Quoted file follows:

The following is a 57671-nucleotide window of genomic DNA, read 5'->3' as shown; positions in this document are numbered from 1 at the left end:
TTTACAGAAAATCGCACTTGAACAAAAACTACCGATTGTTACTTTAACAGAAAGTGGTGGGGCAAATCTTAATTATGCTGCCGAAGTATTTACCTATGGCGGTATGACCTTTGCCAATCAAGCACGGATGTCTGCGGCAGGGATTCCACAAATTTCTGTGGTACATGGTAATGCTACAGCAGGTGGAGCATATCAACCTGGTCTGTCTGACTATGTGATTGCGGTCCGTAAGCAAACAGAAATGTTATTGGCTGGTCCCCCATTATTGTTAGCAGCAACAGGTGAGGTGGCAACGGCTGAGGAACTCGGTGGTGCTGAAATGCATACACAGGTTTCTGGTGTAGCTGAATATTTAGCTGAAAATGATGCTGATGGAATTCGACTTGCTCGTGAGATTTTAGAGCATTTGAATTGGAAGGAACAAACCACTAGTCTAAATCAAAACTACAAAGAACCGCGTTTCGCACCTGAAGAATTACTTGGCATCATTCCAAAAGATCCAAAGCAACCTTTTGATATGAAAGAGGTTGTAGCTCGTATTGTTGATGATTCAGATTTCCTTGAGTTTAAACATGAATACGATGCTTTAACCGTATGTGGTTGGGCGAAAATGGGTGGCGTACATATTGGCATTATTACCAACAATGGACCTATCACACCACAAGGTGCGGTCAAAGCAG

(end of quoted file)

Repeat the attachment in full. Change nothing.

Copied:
The following is a 57671-nucleotide window of genomic DNA, read 5'->3' as shown; positions in this document are numbered from 1 at the left end:
TTTACAGAAAATCGCACTTGAACAAAAACTACCGATTGTTACTTTAACAGAAAGTGGTGGGGCAAATCTTAATTATGCTGCCGAAGTATTTACCTATGGCGGTATGACCTTTGCCAATCAAGCACGGATGTCTGCGGCAGGGATTCCACAAATTTCTGTGGTACATGGTAATGCTACAGCAGGTGGAGCATATCAACCTGGTCTGTCTGACTATGTGATTGCGGTCCGTAAGCAAACAGAAATGTTATTGGCTGGTCCCCCATTATTGTTAGCAGCAACAGGTGAGGTGGCAACGGCTGAGGAACTCGGTGGTGCTGAAATGCATACACAGGTTTCTGGTGTAGCTGAATATTTAGCTGAAAATGATGCTGATGGAATTCGACTTGCTCGTGAGATTTTAGAGCATTTGAATTGGAAGGAACAAACCACTAGTCTAAATCAAAACTACAAAGAACCGCGTTTCGCACCTGAAGAATTACTTGGCATCATTCCAAAAGATCCAAAGCAACCTTTTGATATGAAAGAGGTTGTAGCTCGTATTGTTGATGATTCAGATTTCCTTGAGTTTAAACATGAATACGATGCTTTAACCGTATGTGGTTGGGCGAAAATGGGTGGCGTACATATTGGCATTATTACCAACAATGGACCTATCACACCACAAGGTGCGGTCAAAGCAG